dslreports logo
site
 
    All Forums Hot Topics Gallery
spc

spacer




how-to block ads


Search Topic:
uniqs
12
share rss forum feed


wmcbrine
213 251 145 96

join:2002-12-30
Laurel, MD
kudos:1
reply to navyson

Re: FIOS internet - how much faster can FIOS get?

I see no reason they couldn't offer gigabit. It would just be shared. But that's how cable is anyway.
--
09 F9 11 02 9D 74 E3 5B D8 41 56 C5 63 56 88 C0


ITALIAN926

join:2003-08-16
kudos:2
Reviews:
·Verizon FiOS
With GPON having to share 2.4Gbps among 16 or 32 customers, I doubt very much they will offer that much individual speed. Simply upgrading to the next PON will obviously answer that "problem" Perhaps 10 Gbps (oc192) shared on the PON cards? Maybe theyll go straight to 39 Gbps (oc768) ?? That would be cool.

Besides that, is Comcast REALLY matching? Theres a helluva lot of restrictions on someone getting that tier from Comcast, including a $500 install fee?

brianiscool

join:2000-08-16
Miami, FL
kudos:1
reply to wmcbrine
Wow, that is a lot of bandwidth. I thought when I was using my 153Mbps I was knocking everyone off in my area. LOL

Sammer

join:2005-12-22
Canonsburg, PA
reply to ITALIAN926
said by ITALIAN926:

With GPON having to share 2.4Gbps among 16 or 32 customers, I doubt very much they will offer that much individual speed.

GPON can be up to 1 Gbps symmetrical but yes it would be overbooked if 16 users all used that at exactly the same time.


bigdaddy

join:2009-11-18
kudos:2
said by Sammer:

said by ITALIAN926:

With GPON having to share 2.4Gbps among 16 or 32 customers, I doubt very much they will offer that much individual speed.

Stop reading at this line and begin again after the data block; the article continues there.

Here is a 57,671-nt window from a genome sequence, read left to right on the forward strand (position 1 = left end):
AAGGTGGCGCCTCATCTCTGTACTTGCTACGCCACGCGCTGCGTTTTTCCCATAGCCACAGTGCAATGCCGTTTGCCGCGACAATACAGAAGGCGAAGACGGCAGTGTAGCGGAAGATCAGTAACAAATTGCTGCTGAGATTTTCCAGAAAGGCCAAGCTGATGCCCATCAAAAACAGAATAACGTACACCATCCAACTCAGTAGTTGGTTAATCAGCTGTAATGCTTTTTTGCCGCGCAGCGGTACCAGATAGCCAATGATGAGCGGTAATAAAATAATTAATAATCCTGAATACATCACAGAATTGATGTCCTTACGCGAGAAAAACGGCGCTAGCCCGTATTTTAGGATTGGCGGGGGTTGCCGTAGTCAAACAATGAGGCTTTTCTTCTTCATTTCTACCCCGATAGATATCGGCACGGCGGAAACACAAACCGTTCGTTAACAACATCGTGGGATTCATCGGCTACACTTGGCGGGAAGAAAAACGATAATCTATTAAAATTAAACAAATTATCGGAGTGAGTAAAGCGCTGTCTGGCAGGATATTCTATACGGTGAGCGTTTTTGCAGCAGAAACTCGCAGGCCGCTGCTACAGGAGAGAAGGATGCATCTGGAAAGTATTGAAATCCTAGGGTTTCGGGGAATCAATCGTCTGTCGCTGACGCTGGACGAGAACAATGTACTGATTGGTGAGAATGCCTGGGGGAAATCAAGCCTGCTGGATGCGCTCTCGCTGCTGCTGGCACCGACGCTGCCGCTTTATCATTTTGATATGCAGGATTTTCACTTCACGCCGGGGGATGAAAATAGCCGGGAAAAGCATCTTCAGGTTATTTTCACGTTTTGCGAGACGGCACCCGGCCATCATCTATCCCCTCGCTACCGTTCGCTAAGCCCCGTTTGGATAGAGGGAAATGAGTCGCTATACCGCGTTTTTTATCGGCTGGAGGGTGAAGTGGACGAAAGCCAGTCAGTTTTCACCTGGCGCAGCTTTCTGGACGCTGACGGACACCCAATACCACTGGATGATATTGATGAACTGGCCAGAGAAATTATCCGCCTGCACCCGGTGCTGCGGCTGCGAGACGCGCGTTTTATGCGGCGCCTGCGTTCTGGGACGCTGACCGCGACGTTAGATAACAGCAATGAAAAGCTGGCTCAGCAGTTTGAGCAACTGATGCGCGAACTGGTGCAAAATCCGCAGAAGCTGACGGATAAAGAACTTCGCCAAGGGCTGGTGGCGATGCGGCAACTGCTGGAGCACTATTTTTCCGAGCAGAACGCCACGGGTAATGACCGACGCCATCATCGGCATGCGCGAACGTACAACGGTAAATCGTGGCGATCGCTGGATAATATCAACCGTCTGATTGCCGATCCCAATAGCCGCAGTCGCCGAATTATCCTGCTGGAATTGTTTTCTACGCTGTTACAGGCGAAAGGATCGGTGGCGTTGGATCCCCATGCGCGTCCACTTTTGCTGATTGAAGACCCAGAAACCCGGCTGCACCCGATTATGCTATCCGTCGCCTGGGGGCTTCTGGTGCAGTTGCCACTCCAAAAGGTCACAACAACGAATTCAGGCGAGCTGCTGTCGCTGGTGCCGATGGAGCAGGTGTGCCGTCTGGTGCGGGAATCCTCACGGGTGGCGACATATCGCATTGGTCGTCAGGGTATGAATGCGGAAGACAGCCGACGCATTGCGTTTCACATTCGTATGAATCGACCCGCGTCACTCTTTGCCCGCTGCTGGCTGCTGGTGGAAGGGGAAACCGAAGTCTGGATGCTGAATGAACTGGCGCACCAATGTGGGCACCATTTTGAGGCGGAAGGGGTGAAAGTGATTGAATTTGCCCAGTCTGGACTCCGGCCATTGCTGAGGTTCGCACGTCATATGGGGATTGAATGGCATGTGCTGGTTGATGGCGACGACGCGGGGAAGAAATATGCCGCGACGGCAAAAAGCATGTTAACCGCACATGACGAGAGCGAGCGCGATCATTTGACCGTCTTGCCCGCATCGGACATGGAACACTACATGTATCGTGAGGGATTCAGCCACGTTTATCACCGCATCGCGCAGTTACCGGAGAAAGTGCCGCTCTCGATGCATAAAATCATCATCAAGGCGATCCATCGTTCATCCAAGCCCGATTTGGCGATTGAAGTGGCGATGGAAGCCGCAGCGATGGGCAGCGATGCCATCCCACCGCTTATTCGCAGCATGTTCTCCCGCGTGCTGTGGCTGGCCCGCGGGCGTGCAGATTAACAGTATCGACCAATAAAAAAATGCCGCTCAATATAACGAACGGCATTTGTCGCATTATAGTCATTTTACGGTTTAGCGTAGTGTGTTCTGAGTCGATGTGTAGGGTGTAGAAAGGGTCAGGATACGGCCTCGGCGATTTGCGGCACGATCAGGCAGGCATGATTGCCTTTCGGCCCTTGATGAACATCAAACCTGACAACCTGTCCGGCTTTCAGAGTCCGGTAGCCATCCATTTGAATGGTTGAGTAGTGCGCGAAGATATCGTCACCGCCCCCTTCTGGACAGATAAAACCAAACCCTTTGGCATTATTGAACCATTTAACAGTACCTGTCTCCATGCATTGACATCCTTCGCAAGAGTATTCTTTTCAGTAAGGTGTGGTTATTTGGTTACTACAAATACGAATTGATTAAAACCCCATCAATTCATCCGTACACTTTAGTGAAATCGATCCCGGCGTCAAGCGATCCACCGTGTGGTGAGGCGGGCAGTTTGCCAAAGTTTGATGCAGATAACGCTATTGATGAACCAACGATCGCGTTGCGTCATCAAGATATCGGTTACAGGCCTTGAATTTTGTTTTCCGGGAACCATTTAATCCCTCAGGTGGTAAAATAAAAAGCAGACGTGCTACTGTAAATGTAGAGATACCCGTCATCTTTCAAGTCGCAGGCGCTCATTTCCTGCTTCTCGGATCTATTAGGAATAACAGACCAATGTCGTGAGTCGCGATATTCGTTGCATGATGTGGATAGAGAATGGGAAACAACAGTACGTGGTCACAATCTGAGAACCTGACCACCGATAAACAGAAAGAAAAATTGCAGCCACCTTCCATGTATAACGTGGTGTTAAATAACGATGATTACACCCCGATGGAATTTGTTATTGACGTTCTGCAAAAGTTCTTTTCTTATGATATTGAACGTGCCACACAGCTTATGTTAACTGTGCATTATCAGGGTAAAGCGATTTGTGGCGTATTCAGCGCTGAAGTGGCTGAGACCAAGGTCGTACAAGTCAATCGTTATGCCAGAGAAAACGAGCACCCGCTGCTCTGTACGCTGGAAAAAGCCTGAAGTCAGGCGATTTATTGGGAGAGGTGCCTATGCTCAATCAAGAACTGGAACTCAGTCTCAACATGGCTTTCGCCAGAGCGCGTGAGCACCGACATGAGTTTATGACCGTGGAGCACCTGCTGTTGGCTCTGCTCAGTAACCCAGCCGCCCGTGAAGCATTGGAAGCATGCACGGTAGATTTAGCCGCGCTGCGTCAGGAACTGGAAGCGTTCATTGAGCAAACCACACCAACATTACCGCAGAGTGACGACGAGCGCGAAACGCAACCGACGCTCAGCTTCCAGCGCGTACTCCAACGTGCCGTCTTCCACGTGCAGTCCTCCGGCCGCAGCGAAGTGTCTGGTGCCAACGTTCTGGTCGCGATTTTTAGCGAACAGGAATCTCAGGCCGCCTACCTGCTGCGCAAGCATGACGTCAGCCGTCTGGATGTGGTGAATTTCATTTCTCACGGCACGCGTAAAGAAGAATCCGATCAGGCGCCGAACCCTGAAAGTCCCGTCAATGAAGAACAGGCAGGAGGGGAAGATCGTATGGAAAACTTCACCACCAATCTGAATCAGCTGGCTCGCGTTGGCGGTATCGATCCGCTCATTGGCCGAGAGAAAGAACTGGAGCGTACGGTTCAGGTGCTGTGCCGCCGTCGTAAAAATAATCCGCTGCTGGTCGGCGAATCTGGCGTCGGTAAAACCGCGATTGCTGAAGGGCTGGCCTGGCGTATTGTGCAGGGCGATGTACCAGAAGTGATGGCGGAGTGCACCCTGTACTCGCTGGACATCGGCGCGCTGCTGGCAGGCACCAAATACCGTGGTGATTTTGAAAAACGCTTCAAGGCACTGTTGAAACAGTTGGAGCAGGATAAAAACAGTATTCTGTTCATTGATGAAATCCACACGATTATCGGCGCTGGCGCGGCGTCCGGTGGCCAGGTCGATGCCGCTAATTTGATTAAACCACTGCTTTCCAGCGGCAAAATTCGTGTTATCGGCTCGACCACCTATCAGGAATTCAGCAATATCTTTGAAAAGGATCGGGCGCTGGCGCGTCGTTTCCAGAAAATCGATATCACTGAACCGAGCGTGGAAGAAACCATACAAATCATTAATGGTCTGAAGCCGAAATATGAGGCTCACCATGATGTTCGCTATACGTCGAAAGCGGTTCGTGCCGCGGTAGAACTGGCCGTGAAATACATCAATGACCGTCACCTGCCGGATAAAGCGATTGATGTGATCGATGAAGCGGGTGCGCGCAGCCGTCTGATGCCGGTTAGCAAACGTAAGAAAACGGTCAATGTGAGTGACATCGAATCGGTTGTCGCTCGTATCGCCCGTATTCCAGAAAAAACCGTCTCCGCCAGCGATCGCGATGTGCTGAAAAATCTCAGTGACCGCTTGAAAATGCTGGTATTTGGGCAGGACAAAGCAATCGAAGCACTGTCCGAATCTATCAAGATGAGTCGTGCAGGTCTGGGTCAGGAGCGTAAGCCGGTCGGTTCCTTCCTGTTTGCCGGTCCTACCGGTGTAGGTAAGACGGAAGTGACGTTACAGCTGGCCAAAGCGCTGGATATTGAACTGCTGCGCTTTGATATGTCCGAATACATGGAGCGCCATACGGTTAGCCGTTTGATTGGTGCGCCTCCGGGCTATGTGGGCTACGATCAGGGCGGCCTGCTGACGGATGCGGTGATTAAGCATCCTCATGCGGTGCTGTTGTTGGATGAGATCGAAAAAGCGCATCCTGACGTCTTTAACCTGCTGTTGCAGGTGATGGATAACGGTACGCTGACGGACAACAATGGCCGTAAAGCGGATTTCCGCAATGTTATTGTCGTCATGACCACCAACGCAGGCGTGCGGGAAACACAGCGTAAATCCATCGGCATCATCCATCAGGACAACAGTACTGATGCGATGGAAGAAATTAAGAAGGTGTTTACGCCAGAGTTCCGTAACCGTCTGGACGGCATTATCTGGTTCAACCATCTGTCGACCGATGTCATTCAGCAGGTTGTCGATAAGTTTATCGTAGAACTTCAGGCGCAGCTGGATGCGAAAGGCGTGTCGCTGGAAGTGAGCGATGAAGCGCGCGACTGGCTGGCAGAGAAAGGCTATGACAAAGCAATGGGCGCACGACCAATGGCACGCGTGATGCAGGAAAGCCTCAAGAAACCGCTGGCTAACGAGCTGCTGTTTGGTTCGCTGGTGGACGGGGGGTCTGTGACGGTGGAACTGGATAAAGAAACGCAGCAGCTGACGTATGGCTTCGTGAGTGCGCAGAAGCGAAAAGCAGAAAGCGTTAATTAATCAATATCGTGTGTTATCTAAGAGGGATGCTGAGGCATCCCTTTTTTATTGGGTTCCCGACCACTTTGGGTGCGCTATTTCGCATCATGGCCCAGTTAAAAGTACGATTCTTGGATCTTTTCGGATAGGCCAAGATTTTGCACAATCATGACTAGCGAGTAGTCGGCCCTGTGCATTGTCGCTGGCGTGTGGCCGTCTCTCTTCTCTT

GPON can be up to 1 Gbps symmetrical but yes it would be overbooked if 16 users all used that at exactly the same time.

So GPON's Max Upload Speed potential 1.244 Gbps split 32 way's is 38.875Mpbs. So how can VZ offer 65Mpbs Upload over GPON via the 150/65 and 300/65 Tiers isn't that a Recipe for Over Subscription ? Now XG-PON has a Max Upload Speed of 2.5Gbps split that 32 way's you come out with 78.125Mbps per user. Why doesn't VZ roll out XG-PON for the FiOS Quantum Tiers ?

Same go's for Down Speed GPON 2.448Gbps split 32 way's is 77.75Mbps. XG-PON split 32 way's is 312.5Mbps. The FiOS Quantum 300/65 should be on XG-PON Not GPON. So how in the World is VZ FiOS Going to offer 500/65 ? Like I said a Recipe for Over Subscription.


ITALIAN926

join:2003-08-16
kudos:2
Reviews:
·Verizon FiOS

1 edit
What % of people do you think are uploading more than 35Mbps at any given moment? The only people eating this bandwidth constantly are the copyright infringers, and fortunately, the majority of people in this country still follow the laws.

You dont think this company can monitor usage for the entire PON? come on now.

... and by the way, Netflix uses up the most bandwidth on the net, Max 5Mbps per user. If every Verizon customer was streaming netflix all at the same time, it would have zero impact on their PONS, even BPON.

McBane

join:2008-08-22
Plano, TX